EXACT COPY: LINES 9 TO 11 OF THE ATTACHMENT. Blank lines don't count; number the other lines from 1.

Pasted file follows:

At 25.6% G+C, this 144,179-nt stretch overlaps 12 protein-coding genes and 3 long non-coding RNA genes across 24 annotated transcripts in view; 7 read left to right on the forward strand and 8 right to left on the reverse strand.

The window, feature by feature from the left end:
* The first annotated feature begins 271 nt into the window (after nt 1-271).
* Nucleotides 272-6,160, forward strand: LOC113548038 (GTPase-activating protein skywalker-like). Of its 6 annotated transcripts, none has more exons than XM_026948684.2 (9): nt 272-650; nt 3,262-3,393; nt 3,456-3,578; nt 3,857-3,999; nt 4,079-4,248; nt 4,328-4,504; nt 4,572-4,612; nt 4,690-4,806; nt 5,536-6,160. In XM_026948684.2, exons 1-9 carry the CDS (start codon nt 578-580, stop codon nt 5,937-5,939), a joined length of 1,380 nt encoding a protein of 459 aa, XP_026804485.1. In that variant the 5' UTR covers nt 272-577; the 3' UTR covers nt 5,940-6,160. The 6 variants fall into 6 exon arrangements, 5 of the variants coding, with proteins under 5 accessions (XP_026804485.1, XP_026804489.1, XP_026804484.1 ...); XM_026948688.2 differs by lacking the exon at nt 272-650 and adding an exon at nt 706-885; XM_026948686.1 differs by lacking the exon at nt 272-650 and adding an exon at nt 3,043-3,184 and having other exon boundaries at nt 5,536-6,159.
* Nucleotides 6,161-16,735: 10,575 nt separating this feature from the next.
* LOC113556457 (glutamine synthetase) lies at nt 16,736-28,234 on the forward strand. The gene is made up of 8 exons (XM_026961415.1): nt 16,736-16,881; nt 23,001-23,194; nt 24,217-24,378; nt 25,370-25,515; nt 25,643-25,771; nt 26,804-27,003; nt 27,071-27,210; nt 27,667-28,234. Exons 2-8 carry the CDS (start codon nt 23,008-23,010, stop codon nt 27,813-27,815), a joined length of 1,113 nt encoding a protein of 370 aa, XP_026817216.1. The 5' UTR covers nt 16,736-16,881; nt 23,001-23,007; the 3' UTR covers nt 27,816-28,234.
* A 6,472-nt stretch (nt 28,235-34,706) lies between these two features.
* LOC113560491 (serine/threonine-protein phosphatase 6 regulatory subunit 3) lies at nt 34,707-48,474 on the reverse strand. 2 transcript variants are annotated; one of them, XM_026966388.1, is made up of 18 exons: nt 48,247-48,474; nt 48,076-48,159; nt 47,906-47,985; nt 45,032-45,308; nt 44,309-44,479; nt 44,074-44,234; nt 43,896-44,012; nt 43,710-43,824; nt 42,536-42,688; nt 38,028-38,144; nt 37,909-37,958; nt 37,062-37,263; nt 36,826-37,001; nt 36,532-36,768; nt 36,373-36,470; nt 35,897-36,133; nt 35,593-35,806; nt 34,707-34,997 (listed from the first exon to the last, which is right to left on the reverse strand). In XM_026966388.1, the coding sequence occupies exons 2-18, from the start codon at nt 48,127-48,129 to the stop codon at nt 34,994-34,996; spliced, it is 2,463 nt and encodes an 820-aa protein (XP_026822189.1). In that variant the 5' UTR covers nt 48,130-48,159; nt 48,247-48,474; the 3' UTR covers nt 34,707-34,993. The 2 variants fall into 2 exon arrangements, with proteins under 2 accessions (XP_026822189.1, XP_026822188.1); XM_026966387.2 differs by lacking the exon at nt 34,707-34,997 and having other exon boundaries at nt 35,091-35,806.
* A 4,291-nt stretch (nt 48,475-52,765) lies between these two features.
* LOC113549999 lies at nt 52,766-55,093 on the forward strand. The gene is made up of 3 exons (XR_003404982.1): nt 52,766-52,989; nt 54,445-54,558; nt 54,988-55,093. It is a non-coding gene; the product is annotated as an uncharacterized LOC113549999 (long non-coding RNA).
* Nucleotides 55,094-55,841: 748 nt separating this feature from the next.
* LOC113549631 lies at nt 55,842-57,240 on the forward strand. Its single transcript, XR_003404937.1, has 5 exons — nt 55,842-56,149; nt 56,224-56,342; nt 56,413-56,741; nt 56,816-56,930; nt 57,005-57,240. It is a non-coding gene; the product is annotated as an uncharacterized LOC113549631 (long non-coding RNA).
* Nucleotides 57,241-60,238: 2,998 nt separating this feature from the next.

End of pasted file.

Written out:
* A 4,291-nt stretch (nt 48,475-52,765) lies between these two features.
* LOC113549999 lies at nt 52,766-55,093 on the forward strand. The gene is made up of 3 exons (XR_003404982.1): nt 52,766-52,989; nt 54,445-54,558; nt 54,988-55,093. It is a non-coding gene; the product is annotated as an uncharacterized LOC113549999 (long non-coding RNA).
* Nucleotides 55,094-55,841: 748 nt separating this feature from the next.